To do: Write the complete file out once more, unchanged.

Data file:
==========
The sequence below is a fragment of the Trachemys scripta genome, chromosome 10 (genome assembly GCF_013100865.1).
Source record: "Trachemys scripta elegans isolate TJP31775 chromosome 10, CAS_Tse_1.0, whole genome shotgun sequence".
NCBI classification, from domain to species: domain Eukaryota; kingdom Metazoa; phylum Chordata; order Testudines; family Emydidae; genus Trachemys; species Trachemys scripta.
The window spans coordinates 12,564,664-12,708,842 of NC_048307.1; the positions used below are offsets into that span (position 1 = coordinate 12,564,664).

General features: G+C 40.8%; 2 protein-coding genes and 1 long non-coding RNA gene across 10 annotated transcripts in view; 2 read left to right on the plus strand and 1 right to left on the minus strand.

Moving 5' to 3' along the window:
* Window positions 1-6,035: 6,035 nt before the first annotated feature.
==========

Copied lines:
The sequence below is a fragment of the Trachemys scripta genome, chromosome 10 (genome assembly GCF_013100865.1).
Source record: "Trachemys scripta elegans isolate TJP31775 chromosome 10, CAS_Tse_1.0, whole genome shotgun sequence".
NCBI classification, from domain to species: domain Eukaryota; kingdom Metazoa; phylum Chordata; order Testudines; family Emydidae; genus Trachemys; species Trachemys scripta.
The window spans coordinates 12,564,664-12,708,842 of NC_048307.1; the positions used below are offsets into that span (position 1 = coordinate 12,564,664).

General features: G+C 40.8%; 2 protein-coding genes and 1 long non-coding RNA gene across 10 annotated transcripts in view; 2 read left to right on the plus strand and 1 right to left on the minus strand.

Moving 5' to 3' along the window:
* Window positions 1-6,035: 6,035 nt before the first annotated feature.